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College of Engineering and Computing

Lauterbach stands with his doctoral students.

Transforming the materials discovery process through AI

By Abe Danaher | December 17, 2019

Using artificial intelligence and high-throughput screening, Jochen Lauterbach, a professor of chemical engineering and a Smartstate endowed chair, has identified and filed patents for three new ammonia decomposition catalysts in the past year. The reality is this: his patents reflect the most significant progress made researching this reaction in the past 30 years.

“If you go through the literature, people have looked at this reaction for almost 100 years and the last 30 years or so for practical fuel cell applications,” he says. “There’s been multiple review papers that basically all look at variations of the same catalyst and we found three really good materials that nobody has talked about."

Artificial intelligence allowed the group to explore catalysts and factors that have never been explored before by identifying trends at a speed that is not humanly possible. The AI also allows for materials discovery without the preconceived notions of past chemical engineering findings, leading Lauterbach’s group to try catalysts that were previously dismissed or never considered.

“It’s looking for patterns, that’s all it does really,” he says. “It’s looking for patterns and then tries to predict your next step, your next good material based on those connections and patterns that it makes.”

Artificial intelligence has been used on hypothetical, fundamental research in the field for the last couple of years. But, Lauterbach’s team is the first to pair it with true experimental lab data to produce a marketable product.

Inside the lab, fourth year doctoral student Katie McCullough and doctoral graduate Travis Williams collected experimental data for the team’s project. After gathering this first data set, they provided the findings to their self-built artificial intelligence, at which point it sifted through and identified the most important catalytic features. Then, the group tailored their next experiments based on the technology’s findings.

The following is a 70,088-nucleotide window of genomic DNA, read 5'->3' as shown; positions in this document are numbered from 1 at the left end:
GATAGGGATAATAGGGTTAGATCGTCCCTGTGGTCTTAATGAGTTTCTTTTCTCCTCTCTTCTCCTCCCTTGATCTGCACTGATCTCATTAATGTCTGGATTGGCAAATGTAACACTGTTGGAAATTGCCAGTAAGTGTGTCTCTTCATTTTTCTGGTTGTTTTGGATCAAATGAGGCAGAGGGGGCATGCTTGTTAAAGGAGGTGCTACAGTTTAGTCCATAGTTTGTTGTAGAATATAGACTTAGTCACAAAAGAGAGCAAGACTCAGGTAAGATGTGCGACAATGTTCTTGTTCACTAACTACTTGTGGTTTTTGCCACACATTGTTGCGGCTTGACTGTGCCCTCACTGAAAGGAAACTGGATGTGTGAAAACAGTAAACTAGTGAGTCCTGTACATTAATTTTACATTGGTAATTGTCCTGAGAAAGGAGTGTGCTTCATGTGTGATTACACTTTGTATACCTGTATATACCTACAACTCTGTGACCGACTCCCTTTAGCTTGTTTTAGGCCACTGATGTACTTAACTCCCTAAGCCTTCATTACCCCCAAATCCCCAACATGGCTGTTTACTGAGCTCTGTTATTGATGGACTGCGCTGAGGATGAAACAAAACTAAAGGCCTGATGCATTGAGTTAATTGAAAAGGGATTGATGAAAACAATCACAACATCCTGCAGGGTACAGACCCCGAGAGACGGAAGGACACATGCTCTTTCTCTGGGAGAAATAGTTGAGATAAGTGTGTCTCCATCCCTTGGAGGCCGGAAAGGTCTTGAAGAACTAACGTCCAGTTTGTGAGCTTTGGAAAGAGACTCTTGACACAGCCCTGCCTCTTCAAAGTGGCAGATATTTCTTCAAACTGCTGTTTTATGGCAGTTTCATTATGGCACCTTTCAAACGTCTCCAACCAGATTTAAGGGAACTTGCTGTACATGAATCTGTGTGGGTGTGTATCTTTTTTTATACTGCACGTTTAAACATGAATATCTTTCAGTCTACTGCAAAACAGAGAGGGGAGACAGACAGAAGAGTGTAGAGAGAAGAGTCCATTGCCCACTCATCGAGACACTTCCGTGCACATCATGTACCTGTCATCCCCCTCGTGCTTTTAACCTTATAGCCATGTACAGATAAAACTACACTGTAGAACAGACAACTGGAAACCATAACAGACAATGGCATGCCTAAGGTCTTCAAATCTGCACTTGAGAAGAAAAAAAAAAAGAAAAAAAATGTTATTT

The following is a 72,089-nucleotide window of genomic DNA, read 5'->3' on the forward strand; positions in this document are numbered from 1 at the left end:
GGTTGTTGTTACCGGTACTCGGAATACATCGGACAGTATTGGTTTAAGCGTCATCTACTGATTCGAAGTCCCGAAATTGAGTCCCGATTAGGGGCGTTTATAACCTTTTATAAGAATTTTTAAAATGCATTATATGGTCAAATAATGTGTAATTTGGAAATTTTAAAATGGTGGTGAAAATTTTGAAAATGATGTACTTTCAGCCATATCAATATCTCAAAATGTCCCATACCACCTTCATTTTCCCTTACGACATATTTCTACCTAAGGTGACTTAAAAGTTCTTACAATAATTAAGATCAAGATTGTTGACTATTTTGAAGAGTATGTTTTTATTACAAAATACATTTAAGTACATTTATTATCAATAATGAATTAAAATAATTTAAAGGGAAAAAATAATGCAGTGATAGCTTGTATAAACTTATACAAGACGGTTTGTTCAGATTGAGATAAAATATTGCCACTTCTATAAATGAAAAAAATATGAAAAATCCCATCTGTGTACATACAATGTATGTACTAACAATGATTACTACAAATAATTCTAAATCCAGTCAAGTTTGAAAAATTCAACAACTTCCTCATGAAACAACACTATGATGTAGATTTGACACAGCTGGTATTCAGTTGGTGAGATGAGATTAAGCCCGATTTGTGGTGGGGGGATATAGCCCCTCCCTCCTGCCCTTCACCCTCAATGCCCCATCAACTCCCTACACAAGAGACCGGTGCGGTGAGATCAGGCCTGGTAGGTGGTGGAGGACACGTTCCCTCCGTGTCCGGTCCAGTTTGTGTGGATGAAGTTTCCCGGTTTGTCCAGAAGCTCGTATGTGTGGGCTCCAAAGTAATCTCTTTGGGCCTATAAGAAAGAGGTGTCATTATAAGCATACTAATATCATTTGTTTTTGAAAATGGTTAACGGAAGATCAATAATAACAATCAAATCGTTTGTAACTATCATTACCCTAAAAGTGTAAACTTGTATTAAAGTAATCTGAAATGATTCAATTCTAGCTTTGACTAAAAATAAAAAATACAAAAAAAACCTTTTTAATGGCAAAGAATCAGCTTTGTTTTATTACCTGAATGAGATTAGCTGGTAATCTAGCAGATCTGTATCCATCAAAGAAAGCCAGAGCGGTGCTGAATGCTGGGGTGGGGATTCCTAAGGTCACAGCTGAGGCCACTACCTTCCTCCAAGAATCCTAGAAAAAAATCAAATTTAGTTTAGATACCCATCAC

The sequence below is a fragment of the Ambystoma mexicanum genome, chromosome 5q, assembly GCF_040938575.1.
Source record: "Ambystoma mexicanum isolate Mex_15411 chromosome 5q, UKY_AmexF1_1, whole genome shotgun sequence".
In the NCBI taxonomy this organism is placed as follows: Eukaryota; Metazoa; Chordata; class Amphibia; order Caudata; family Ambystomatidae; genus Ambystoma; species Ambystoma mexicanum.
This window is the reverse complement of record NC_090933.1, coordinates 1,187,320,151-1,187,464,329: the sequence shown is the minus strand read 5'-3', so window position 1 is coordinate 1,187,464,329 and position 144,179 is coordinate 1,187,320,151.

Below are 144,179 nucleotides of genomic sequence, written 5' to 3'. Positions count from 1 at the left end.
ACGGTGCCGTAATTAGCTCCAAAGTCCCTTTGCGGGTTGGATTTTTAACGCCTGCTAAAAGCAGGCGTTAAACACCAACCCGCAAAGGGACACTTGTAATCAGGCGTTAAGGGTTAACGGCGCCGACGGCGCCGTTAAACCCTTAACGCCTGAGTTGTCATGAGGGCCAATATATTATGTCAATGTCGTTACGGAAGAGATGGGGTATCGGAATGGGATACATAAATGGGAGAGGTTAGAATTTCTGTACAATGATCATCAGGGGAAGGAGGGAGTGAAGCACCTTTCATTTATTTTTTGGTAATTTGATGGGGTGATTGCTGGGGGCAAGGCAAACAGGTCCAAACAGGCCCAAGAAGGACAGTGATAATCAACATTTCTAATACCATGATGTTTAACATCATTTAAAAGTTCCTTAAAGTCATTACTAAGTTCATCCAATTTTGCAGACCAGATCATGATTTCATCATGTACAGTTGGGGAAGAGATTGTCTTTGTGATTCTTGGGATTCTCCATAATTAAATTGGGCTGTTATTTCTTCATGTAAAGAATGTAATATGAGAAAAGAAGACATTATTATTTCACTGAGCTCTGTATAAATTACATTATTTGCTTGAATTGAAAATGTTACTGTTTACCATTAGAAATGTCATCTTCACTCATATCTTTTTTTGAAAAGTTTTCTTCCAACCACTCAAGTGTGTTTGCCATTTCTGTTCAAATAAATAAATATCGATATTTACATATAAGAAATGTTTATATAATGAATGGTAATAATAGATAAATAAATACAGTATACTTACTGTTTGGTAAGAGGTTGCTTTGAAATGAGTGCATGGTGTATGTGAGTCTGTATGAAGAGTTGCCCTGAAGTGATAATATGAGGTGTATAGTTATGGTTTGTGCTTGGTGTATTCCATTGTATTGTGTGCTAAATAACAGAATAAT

“It’s going to say, maybe, this combination of 30 features makes a really good catalyst,” McCullough says. “And that’s hard for us to do. We can say one or two variables are important, but we can’t say which 30 are going to be important. So, it takes those 30 and spits out what we should try next.”

This is radically different from standard research methods. Traditionally, Lauterbach explains, the belief has been that good scientists use their scientific knowledge to think first and then make decisions on which materials to explore. But, he says, by adopting an “Edisonian approach”  and combining a diverse screening method with AI knowledge extraction, he believes to have created a template for future discovery.

“I think with standard scientific methods we are restricting ourselves severely,” he says. “I mean, we’ve gotten seven patents granted in the last four or five years. This is something that is definitely moving at a high pace.”

“It’s going to be the future of materials discovery,” he adds.

While some in the field may debate Lauterbach’s bold prediction, there is no questioning that he will continue using the method going forward. Lauterbach says that for future projects, if someone comes to him asking for a new catalyst, he will undoubtably employ artificial intelligence as his “bread and butter approach.”

Despite fears that this approach is taking the scientist out of the science, he believes that the rest of the field is realizing the discovery potential of this method. With the new findings that he knows will come from these methods, he foresees a wave of research emerging.

“Now, the science starts,” Lauterbach says. “We need to understand the fundamentals. Why do those materials perform the way they perform? I think these AI-based discoveries will open up new science.”


For more details on Lauterbach's research, read his published manuscript here!

 


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